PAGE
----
I’ve spent at a lot of time since September travelling around France during the weekends, making the most of my year abroad and visiting some of its lesser-known destinations. Most of France is completely obscured by the bright shining light of its capital, Paris. The capital of France is one of the most popular city breaks in the world but a lot of the places that I consider my favourites in France are often not on the radar of many tourists. France is underrated in many ways… its capital makes it a mainstream destination so many hipster travellers in Europe skip it in favour of the more quirky Balkan or Baltic regions. But there’s a reason why I’m addicted to this cheese-loving, wine-obsessed European country and there are a lot of beautiful places that go unnoticed. So, without further ado, here are my favourite off the beaten track spots in France:
Off the beaten track Destinations in France:
Most lists online of the best natural wonders in France don’t usually miss out the beautiful Annecy (and I’ve read most of them). Anyone who has travelled extensively in France probably won’t think of Annecy as a off the beaten track destination, but a lot of people I’ve spoken to have never heard of it, and they should! Its centre point is Lac d’Annecy, a bright blue gem of a lake set against a backdrop of pristine mountains. However, the town of Annecy is just as enchanting, with canals running through in a maze, pastel coloured houses, flower boxes, a central marketplace under a canopy of arches and a church floating on a river amongst it all, I was in absolute –perfectly conserved- medieval heaven. Annecy is the perfect destination for a day-trip or even a weekend getaway and I beg anyone about to embark on a European road-trip to circle this place on your map right away in bright red sharpie. It has grassy banks to sunbathe on, a crisp alpine lake to swim in, kayaks and canoes to rent, paths running all around the lake, a picture perfect town boasting a plethora of French restaurants, patisseries, boulangeries. Just please go to Annecy before I have to begin yet another list about its wonders.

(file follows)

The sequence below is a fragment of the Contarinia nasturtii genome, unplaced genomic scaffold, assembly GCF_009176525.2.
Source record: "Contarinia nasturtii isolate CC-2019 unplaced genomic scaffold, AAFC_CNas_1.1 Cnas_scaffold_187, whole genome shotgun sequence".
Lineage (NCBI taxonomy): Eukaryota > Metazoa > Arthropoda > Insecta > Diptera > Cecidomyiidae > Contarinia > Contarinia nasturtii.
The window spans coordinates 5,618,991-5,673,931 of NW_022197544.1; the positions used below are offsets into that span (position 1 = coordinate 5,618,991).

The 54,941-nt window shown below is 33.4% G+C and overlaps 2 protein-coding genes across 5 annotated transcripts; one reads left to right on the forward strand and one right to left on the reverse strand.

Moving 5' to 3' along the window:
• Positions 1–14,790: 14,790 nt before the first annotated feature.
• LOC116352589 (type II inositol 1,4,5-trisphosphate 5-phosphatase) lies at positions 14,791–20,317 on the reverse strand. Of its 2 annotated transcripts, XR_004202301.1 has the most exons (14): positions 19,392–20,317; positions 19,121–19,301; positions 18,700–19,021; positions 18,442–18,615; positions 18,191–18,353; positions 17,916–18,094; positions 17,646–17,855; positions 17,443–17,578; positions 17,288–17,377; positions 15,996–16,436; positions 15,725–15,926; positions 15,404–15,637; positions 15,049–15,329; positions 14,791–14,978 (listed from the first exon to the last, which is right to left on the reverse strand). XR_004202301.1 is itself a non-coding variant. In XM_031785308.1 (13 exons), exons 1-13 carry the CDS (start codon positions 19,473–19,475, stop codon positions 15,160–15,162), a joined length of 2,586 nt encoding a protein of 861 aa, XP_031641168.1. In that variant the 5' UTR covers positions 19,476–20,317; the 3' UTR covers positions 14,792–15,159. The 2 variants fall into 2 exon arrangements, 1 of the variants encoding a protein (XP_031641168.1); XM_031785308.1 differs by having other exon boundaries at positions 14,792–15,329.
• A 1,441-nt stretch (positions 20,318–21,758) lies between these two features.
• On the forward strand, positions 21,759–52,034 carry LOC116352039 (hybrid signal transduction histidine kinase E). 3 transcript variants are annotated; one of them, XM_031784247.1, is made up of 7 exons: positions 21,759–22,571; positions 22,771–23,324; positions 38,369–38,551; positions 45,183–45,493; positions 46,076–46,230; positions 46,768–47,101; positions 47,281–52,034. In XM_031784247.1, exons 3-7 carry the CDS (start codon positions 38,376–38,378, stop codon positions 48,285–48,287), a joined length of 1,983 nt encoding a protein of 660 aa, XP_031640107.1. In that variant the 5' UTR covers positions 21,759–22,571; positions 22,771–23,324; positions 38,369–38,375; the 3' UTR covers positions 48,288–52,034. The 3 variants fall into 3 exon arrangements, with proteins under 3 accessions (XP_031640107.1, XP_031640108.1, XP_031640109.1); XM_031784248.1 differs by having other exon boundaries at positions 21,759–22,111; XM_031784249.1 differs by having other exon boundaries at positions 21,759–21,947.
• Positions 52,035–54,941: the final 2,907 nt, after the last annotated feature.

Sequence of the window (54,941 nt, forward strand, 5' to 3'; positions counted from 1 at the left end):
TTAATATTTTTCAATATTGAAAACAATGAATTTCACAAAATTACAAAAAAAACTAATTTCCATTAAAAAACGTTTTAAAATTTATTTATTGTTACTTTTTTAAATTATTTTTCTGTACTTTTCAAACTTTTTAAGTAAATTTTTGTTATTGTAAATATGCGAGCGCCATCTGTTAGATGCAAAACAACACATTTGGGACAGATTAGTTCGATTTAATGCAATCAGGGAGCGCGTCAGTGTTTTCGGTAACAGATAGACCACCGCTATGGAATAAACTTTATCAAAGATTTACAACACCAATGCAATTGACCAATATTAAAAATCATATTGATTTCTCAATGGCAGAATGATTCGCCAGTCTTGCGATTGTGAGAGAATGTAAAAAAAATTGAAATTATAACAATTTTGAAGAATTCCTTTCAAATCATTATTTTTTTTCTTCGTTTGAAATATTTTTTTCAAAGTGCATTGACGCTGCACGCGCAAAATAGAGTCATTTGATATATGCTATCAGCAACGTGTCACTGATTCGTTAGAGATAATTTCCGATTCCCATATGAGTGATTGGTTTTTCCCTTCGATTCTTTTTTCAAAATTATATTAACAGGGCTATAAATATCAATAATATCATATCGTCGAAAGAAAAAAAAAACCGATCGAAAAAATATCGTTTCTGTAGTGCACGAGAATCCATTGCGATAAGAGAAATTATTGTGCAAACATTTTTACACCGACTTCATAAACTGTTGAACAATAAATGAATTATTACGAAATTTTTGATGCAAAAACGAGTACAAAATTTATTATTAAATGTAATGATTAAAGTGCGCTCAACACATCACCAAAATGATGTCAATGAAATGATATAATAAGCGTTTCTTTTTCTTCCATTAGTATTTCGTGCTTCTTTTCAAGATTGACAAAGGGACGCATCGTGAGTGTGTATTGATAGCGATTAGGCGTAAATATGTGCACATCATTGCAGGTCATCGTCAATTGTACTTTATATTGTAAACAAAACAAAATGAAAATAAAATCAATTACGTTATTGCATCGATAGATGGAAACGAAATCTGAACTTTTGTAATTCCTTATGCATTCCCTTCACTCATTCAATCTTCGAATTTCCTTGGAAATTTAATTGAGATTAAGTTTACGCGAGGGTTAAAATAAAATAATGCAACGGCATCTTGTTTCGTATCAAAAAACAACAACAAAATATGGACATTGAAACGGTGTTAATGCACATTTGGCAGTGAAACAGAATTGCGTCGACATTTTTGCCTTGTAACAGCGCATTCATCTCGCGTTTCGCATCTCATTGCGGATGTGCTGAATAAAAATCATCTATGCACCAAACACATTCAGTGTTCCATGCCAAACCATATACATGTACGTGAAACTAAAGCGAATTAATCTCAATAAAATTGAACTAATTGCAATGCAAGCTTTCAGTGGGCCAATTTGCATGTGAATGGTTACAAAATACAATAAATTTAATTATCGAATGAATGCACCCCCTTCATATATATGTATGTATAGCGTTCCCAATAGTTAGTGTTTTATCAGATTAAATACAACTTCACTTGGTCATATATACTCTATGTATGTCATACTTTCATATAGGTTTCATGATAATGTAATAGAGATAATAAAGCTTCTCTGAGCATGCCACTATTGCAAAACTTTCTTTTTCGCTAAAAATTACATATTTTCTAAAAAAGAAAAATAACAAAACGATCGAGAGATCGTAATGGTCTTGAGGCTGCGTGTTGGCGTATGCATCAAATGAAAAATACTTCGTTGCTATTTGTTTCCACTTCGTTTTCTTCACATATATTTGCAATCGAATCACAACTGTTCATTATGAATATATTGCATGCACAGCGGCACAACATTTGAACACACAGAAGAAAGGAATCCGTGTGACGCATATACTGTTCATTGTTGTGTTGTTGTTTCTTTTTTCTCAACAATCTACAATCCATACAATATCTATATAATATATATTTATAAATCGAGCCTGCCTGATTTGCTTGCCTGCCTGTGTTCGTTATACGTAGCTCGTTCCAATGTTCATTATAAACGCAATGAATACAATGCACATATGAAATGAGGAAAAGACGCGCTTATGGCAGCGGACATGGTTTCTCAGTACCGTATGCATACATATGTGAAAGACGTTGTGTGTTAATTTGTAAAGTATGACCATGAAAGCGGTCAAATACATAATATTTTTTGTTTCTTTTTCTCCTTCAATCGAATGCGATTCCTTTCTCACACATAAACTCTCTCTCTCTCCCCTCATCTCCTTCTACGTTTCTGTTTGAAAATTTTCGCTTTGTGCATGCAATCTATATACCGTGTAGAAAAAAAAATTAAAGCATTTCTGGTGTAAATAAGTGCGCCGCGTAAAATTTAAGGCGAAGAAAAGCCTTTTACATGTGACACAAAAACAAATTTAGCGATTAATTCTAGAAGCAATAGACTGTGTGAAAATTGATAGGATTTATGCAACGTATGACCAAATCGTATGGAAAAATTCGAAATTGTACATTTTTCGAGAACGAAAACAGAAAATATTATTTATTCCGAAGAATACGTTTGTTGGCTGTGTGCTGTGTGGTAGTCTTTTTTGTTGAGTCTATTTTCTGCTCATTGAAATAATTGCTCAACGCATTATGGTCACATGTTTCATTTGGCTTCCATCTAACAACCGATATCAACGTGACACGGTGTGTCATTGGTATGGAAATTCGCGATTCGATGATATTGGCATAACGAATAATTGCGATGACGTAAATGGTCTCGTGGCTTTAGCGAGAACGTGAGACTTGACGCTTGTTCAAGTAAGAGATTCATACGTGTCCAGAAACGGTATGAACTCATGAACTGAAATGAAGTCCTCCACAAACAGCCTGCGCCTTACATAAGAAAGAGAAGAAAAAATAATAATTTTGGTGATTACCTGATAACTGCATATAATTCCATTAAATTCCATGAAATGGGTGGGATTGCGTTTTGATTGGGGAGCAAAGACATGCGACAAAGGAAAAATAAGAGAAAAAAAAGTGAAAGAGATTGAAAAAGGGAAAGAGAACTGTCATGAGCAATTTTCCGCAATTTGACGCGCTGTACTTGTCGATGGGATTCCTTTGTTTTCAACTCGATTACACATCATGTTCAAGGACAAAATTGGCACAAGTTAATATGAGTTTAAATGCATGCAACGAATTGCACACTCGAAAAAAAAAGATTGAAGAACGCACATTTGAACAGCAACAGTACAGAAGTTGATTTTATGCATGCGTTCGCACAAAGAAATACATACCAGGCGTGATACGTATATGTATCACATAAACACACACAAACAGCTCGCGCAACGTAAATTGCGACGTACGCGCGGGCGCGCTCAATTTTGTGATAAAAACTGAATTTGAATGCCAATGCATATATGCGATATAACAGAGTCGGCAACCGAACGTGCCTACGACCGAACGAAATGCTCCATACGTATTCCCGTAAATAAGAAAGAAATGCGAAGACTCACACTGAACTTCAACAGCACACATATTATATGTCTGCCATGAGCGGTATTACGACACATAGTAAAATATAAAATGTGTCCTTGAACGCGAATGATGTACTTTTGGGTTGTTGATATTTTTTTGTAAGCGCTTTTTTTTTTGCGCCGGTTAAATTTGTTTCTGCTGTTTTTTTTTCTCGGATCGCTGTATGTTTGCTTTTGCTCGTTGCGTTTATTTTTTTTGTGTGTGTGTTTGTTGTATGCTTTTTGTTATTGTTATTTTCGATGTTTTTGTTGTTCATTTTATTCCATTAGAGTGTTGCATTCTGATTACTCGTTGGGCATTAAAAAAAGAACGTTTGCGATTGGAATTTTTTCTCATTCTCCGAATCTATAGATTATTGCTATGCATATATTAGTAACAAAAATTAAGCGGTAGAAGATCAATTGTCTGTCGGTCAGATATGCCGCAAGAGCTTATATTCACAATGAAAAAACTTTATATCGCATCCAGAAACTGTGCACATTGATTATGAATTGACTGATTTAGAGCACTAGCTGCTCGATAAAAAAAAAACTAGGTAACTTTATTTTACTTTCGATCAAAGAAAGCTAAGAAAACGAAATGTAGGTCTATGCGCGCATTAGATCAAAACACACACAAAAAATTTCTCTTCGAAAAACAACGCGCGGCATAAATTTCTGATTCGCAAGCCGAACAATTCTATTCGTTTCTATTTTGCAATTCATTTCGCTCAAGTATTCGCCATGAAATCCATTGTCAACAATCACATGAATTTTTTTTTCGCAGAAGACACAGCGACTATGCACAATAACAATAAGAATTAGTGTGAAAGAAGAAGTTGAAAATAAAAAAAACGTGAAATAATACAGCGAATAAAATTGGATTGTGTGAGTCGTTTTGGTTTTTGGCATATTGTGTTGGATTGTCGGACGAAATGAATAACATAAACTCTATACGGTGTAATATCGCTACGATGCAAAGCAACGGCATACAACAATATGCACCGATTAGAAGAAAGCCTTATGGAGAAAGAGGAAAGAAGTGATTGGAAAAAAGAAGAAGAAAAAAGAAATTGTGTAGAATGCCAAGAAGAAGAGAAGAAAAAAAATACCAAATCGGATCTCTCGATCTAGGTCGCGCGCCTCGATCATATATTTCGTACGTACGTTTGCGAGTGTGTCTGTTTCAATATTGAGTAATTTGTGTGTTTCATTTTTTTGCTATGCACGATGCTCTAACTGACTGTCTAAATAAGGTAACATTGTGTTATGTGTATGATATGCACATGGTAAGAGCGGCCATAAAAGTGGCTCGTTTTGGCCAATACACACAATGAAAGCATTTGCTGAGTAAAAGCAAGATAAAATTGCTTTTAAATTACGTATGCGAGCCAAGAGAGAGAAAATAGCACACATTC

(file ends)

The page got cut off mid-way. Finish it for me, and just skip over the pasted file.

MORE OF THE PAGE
Before this year, I had only heard of Dijon as a type of mustard and it certainly wasn’t a destination on my bucketlist. I can’t remember what compelled me to visit Dijon other than desperation to get away for the weekend and its proximity to Lyon. We visited Dijon in the first weekend of December and it was the perfect off the beaten track destination for getting in the festive spirit. In order to best explore Dijon, I recommend you download La Chouette app from the app store for the small price of £1.90. The app takes you round Dijon in a loop of 22 steps, taking you to all the best monuments and architecture whilst detailing their history. We absolutely loved this app as it took us down alleyways we would have never glanced at and told us interesting little facts along the way. Dijon is a haven for medieval architecture bods like me; there are winding cobblestone streets flanked with colourful timbered houses (I love timbered houses) with tall red and orange chimneys. The Cathédrale Sainte-Benigne is magnificent and the lines of intricate Gargoyles that stare down at you are slightly intimidating in their impressive details. Les Halles Market in the centre of Dijon is a must visit to feel like you’re fully embracing French culture. The French love their food markets and this one, designed by Gustave Eiffel is really the epitome of them all. The colours and smells that surround you as you wander through the stalls are enchanting and you have to exercise a lot of self-control not to buy all the tonnes of cheese on offer (if you’re anything like me). The Place de la Liberation is another tour-de-force of architecture, next to which you can take in the views of the city from Tour Phillipe le Bon. If you visit Dijon in winter, try to go during December in order to make the most of the adorable floating cloud decor and Christmas Market that fills up the whole square with beautiful festive sounds and smells. If you’d rather go in summer, don’t miss a day-trip out to the Beaune vineyards a short bus ride away. Pathways through the vineyards are open to the public to take a ramble in and I’ll definitely be returning when the weather perks up to take a relaxing vineyard stroll.